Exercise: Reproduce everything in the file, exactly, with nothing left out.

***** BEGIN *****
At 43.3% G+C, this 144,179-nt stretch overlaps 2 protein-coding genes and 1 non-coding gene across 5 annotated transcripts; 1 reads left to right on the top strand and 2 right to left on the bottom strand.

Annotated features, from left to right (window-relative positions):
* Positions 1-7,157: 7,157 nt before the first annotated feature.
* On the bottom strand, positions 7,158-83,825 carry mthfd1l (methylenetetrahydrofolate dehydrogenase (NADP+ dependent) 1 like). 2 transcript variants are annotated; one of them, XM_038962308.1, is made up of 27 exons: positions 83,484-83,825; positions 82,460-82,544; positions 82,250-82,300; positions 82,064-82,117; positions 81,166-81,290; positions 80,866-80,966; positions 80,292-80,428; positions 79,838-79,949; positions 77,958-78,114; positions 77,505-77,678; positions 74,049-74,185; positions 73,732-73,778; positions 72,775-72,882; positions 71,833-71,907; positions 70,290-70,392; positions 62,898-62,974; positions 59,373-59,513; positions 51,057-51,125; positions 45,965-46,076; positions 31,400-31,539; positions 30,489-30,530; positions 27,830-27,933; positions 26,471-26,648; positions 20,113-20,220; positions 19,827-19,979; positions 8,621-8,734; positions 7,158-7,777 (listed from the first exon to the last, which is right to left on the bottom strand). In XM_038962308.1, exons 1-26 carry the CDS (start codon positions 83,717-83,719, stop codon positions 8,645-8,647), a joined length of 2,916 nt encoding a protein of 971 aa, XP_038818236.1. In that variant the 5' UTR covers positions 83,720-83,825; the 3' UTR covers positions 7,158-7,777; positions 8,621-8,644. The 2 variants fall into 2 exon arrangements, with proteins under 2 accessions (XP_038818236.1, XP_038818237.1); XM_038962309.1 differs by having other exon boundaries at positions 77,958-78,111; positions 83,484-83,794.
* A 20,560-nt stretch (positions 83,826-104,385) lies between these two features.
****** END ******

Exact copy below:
At 43.3% G+C, this 144,179-nt stretch overlaps 2 protein-coding genes and 1 non-coding gene across 5 annotated transcripts; 1 reads left to right on the top strand and 2 right to left on the bottom strand.

Annotated features, from left to right (window-relative positions):
* Positions 1-7,157: 7,157 nt before the first annotated feature.
* On the bottom strand, positions 7,158-83,825 carry mthfd1l (methylenetetrahydrofolate dehydrogenase (NADP+ dependent) 1 like). 2 transcript variants are annotated; one of them, XM_038962308.1, is made up of 27 exons: positions 83,484-83,825; positions 82,460-82,544; positions 82,250-82,300; positions 82,064-82,117; positions 81,166-81,290; positions 80,866-80,966; positions 80,292-80,428; positions 79,838-79,949; positions 77,958-78,114; positions 77,505-77,678; positions 74,049-74,185; positions 73,732-73,778; positions 72,775-72,882; positions 71,833-71,907; positions 70,290-70,392; positions 62,898-62,974; positions 59,373-59,513; positions 51,057-51,125; positions 45,965-46,076; positions 31,400-31,539; positions 30,489-30,530; positions 27,830-27,933; positions 26,471-26,648; positions 20,113-20,220; positions 19,827-19,979; positions 8,621-8,734; positions 7,158-7,777 (listed from the first exon to the last, which is right to left on the bottom strand). In XM_038962308.1, exons 1-26 carry the CDS (start codon positions 83,717-83,719, stop codon positions 8,645-8,647), a joined length of 2,916 nt encoding a protein of 971 aa, XP_038818236.1. In that variant the 5' UTR covers positions 83,720-83,825; the 3' UTR covers positions 7,158-7,777; positions 8,621-8,644. The 2 variants fall into 2 exon arrangements, with proteins under 2 accessions (XP_038818236.1, XP_038818237.1); XM_038962309.1 differs by having other exon boundaries at positions 77,958-78,111; positions 83,484-83,794.
* A 20,560-nt stretch (positions 83,826-104,385) lies between these two features.